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March 11, 1983

MELLON BANK, N.A., Defendant

The opinion of the court was delivered by: MENCER


 Plaintiff, Banco Nacional De Desarrolla (hereinafter Banco), is a Nicaraguan bank with its principal office in Managua, Nicaragua. Defendant, Mellon Bank, N.A. (hereinafter Mellon), is an American bank with its principal office in Pittsburgh, Pennsylvania.

 Banco seeks to recover from Mellon the sum of $43,387.50, which represents the face amount of a draft that Mellon refuses to honor. *fn1" Mellon contends that it does not owe any money to Banco. This case is ripe for decision as a result of cross-motions for summary judgment. Upon these motions the Court must decide the effect, if any, of a provision in an amended letter of credit requiring the issuer to receive written notice that certain goods had arrived in the United States prior to issuing payment.

 The background to this dispute is as follows: On August 6, 1980, I.B.P. Corporation (hereinafter I.B.P.), applied to Mellon for a letter of credit in favor of Empressa Nicaraguensa de la Carne, Encar (hereinafter Encar). *fn2" Mellon agreed and on August 7, 1980 issued an irrevocable letter of credit Number 47728 for the amount of about $98,000. Banco was named as the advising bank and Encar was named as the beneficiary.

 The letter of credit purported to cover "fresh frozen boneless beef packed in polylined fiber carton solid packed in even weight 60# cartons. Approx 1200 carton min 90% C.L. chucks at 1.18 FOB and approx. 124 ctns. 100% lean product at 1.75 FOB Nicaragua."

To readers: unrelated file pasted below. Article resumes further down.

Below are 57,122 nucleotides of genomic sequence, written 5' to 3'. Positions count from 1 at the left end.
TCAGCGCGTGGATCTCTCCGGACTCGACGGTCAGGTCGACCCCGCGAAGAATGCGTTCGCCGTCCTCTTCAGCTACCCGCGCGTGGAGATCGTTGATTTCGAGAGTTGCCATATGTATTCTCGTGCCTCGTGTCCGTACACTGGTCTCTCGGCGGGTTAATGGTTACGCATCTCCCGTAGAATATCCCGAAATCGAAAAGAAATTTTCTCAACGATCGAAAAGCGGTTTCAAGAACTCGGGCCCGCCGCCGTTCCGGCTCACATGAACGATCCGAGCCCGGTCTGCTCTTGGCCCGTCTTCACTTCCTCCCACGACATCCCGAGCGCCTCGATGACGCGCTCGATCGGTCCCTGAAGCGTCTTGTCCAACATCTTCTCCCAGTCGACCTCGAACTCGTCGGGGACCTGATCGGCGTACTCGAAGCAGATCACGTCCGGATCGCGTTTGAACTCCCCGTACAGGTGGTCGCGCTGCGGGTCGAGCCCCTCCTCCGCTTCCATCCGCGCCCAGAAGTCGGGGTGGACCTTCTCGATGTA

Evidently the parties to the underlying transaction, Encar and I.B.P., continued to do business regarding Nicaraguan meat between August 1980 and January of 1981. Throughout this time frame, Mellon issued 14 Amendments to the Letter of Credit 47728. *fn3" These amendments generally extended the date of credit, increased the amount of credit available, covered other beef shipments and made other changes. There is no dispute regarding any of these amendments.

 Letter of Amendment number 15 was issued on February 17, 1981. In addition to including several terms concerning amount available, etc., this amendment ended with the following condition: "For product covered by this amendment only payment will only be effected upon Mellon Bank's receipt from IBP Corporation of written notice that product has arrived in the United States."

 The product covered in Amendment number 15 corresponded to invoice drafts 0146-IG and 0148-IG. It is alleged that on February 16, 1981, Encar sent both invoices to Banco for payment. (See para. 11 of Banco's complaint.) The product was actually sent to I.B.P. on or about February 10, 1981. On February 18, 1981, Banco paid Encar for 10 drafts, including 0148-IG. Banco, in turn, remitted those drafts to Mellon with the supporting documents. Mellon reimbursed Banco for all of the invoices with the exception of 0148-IG.

 Mellon claims that it never received written notice from I.B.P. that the goods covered under that invoice arrived in the United States. Therefore, its refusal to honor that draft was fully within its rights.

 Banco, on the other hand, urges that the notice provision of Amendment number 15 is ineffective since it was not consented to by the beneficiary, Encar. Therefore, Banco asserts its right to reimbursement of the face amount of 0148-IG which is $43,387.50.

 Banco filed a complaint in this district on May 26, 1982. An appropriate answer was interposed on June 17, 1982. Following the close of discovery, Banco submitted the instant motion for summary judgment and Mellon cross-moved for similar relief. Both sides have submitted briefs.

 Initially, the Court notes that suits involving letters of credit are readily appropriate for resolution by summary judgment, Bossier Bank & Trust Co. v. Union Planters National Bank, 550 F.2d 1077 (6th Cir. 1977); Venizelos, S.A. v. Chase Manhattan Bank, 425 F.2d 461 (2d Cir. 1970) (both cited cases involving cross motions for summary judgment).